Animal men, again, are instructed in animal things; such men, namely, as are established by their works, and by a mere faith, while they have not perfect knowledge. We of the Church, they say, are these persons. Wherefore also they maintain that good works are necessary to us, for that otherwise it is impossible we should be saved. But as to themselves, they hold that they shall be entirely and undoubtedly saved, not by means of conduct, but because they are spiritual by nature. For, just as it is impossible that material substance should partake of salvation (since, indeed, they maintain that it is incapable of receiving it), so again it is impossible that spiritual substance (by which they mean themselves) should ever come under the power of corruption, whatever the sort of actions in which they indulged. For even as gold, when submersed in filth, loses not on that account its beauty, but retains its own native qualities, the filth having no power to injure the gold, so they affirm that they cannot in any measure suffer hurt, or lose their spiritual substance, whatever the material actions in which they may be involved.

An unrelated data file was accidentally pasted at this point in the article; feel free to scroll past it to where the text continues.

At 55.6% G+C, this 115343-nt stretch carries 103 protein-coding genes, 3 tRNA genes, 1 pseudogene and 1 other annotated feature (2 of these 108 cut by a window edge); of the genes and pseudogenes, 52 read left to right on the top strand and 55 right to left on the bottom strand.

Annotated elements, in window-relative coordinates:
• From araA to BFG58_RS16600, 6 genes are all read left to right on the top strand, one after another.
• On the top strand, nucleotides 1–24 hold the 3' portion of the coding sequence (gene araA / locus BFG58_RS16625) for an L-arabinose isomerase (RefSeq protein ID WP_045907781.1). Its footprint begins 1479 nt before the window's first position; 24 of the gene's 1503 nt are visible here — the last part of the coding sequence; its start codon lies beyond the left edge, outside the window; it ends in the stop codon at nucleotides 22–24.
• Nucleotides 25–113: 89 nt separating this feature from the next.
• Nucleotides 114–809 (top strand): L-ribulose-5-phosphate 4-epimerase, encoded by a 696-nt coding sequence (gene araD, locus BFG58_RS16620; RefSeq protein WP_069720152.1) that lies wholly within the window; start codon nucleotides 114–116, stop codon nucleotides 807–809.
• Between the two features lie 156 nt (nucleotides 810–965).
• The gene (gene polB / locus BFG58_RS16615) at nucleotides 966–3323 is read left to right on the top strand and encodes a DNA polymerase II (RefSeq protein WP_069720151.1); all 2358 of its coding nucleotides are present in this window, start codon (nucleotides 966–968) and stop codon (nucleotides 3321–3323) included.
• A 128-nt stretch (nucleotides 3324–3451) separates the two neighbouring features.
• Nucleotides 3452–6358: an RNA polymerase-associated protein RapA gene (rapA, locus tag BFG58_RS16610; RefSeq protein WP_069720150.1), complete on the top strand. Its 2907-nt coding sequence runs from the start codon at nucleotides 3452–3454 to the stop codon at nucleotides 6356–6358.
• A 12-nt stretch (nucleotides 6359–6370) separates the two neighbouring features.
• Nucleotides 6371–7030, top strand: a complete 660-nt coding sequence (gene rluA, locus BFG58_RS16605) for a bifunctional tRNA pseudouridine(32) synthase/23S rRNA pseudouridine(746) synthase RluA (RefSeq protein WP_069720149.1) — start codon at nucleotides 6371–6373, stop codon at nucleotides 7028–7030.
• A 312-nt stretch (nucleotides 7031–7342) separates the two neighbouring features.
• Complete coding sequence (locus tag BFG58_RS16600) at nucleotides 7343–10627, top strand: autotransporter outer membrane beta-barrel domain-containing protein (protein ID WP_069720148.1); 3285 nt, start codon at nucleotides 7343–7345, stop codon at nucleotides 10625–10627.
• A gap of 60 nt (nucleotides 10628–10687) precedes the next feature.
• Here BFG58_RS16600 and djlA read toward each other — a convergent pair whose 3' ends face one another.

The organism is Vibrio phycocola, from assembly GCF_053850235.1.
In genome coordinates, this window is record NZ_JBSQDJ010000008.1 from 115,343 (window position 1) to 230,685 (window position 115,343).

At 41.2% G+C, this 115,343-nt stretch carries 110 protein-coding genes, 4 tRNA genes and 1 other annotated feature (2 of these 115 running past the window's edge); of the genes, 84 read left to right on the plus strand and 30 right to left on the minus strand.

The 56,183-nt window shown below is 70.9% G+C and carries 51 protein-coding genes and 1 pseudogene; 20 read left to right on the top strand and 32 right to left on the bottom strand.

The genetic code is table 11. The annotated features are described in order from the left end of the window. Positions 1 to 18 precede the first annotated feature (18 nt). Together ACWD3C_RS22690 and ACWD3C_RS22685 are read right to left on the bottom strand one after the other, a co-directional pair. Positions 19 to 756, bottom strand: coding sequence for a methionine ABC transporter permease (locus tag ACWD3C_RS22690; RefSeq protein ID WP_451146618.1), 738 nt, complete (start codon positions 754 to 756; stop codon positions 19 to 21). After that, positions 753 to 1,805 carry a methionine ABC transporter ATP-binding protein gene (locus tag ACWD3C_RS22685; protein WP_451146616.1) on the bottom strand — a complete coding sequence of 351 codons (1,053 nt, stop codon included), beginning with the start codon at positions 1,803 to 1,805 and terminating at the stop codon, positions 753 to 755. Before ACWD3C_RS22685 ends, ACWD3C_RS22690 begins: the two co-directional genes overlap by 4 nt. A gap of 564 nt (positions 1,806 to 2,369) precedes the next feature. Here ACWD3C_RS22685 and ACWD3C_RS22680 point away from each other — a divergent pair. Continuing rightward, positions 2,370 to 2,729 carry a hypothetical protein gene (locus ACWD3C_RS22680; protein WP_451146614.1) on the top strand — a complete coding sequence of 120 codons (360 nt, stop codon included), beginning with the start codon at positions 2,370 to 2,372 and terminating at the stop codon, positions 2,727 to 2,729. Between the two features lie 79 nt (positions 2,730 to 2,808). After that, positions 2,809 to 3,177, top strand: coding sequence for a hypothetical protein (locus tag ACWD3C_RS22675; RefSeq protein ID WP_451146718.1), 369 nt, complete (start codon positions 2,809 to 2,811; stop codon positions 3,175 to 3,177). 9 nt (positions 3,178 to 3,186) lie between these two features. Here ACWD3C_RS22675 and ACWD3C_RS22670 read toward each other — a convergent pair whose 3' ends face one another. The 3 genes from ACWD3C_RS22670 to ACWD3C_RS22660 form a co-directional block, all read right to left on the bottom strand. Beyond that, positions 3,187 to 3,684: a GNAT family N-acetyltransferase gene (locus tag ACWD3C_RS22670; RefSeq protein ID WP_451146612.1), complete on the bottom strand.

IRENÆUS: Against Heresies: Book I